Stephen Lisberger

Stephen Lisberger

George Barth Geller Distinguished Professor for Research in Neurobiology

External Address: 
Bryan Research Building, 311 Research Drive Room 327D, Durham, NC 27710
Internal Office Address: 
Box 3209, Durham, NC 27710
Phone: 
919.681.7088

Overview

We investigate how the brain learns motor skills, and how we use what we see to guide how we move. Our approaches involve studies of eye movements using behavior, neural recordings, and computational analysis. Our work is done on behaving non-human primates. 

Education & Training

  • Ph.D., University of Washington 1976

Selected Grants

NINDS Research Education Programs for Residents and Fellows in Neurosurgery awarded by National Institutes of Health (Mentor). 2009 to 2025

Neurobiology Training Program awarded by National Institutes of Health (Mentor). 2019 to 2024

Canonical computations for motor learning by the cerebellar cortex micro-circuit awarded by National Institutes of Health (Principal Investigator). 2019 to 2024

Mechanisms underlying rapid adaptation in mouse visual cortex awarded by National Institutes of Health (Co-Sponsor). 2020 to 2023

Medical Scientist Training Program awarded by National Institutes of Health (Mentor). 1997 to 2022

Neural Control of Eye Movement awarded by National Institutes of Health (Principal Investigator). 2017 to 2022

Properties of the signals that drive cerebellar motor learning awarded by National Institutes of Health (Mentor). 2020 to 2022

Bioinformatics and Computational Biology Training Program awarded by National Institutes of Health (Mentor). 2005 to 2021

Evaluating how inhibition shapes granule cell population codes awarded by National Institutes of Health (Co-Sponsor). 2021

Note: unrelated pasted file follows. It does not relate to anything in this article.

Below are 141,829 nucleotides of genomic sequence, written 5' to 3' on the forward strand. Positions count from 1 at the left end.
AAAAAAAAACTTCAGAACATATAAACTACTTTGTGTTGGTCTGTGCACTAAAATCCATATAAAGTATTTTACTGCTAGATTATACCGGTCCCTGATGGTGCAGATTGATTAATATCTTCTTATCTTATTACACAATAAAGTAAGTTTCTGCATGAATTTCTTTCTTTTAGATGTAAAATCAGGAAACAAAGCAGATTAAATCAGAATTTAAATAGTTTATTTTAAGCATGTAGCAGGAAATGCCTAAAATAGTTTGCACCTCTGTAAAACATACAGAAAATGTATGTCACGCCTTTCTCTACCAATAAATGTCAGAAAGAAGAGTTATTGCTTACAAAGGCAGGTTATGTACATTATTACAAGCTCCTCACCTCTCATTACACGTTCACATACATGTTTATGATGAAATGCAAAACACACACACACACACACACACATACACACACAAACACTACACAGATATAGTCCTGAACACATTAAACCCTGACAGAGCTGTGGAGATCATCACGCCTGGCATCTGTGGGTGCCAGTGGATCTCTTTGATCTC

Visual-motor integration in smooth pursuit eye movements awarded by National Institutes of Health (Principal Investigator). 2017 to 2021

Pages

Lee, Joonyeol, et al. “The Neural Basis for Response Latency in a Sensory-Motor Behavior.Cereb Cortex, vol. 30, no. 5, May 2020, pp. 3055–73. Pubmed, doi:10.1093/cercor/bhz294. Full Text

Herzfeld, David J., et al. “Principles of operation of a cerebellar learning circuit.Elife, vol. 9, Apr. 2020. Epmc, doi:10.7554/elife.55217. Full Text

Behling, Stuart, and Stephen G. Lisberger. “Different mechanisms for modulation of the initiation and steady-state of smooth pursuit eye movements.J Neurophysiol, vol. 123, no. 3, Mar. 2020, pp. 1265–76. Pubmed, doi:10.1152/jn.00710.2019. Full Text

Darlington, Timothy R., and Stephen G. Lisberger. “Mechanisms that allow cortical preparatory activity without inappropriate movement.Elife, vol. 9, Feb. 2020. Pubmed, doi:10.7554/eLife.50962. Full Text

Hall, Nathan J., et al. “Multiple components in direction learning in smooth pursuit eye movements of monkeys.J Neurophysiol, vol. 120, no. 4, Oct. 2018, pp. 2020–35. Pubmed, doi:10.1152/jn.00261.2018. Full Text

Darlington, Timothy R., et al. “Neural implementation of Bayesian inference in a sensorimotor behavior.Nat Neurosci, vol. 21, no. 10, Oct. 2018, pp. 1442–51. Pubmed, doi:10.1038/s41593-018-0233-y. Full Text

Raghavan, Ramanujan T., and Stephen G. Lisberger. “Responses of Purkinje cells in the oculomotor vermis of monkeys during smooth pursuit eye movements and saccades: comparison with floccular complex.J Neurophysiol, vol. 118, no. 2, Aug. 2017, pp. 986–1001. Pubmed, doi:10.1152/jn.00209.2017. Full Text

Darlington, Timothy R., et al. “Control of the strength of visual-motor transmission as the mechanism of rapid adaptation of priors for Bayesian inference in smooth pursuit eye movements.J Neurophysiol, vol. 118, no. 2, Aug. 2017, pp. 1173–89. Pubmed, doi:10.1152/jn.00282.2017. Full Text

Yang, Yan, and Stephen G. Lisberger. “Modulation of Complex-Spike Duration and Probability during Cerebellar Motor Learning in Visually Guided Smooth-Pursuit Eye Movements of Monkeys.Eneuro, vol. 4, no. 3, May 2017. Pubmed, doi:10.1523/ENEURO.0115-17.2017. Full Text

Lee, Joonyeol, et al. “Signal, Noise, and Variation in Neural and Sensory-Motor Latency.Neuron, vol. 90, no. 1, Apr. 2016, pp. 165–76. Pubmed, doi:10.1016/j.neuron.2016.02.012. Full Text

Pages

Boxer, A. L., et al. “The eyes have it: Distinct patterns of eye movement abnormalities in FTD relative to AD.” Neurology, vol. 64, no. 6, LIPPINCOTT WILLIAMS & WILKINS, 2005, pp. A100–A100.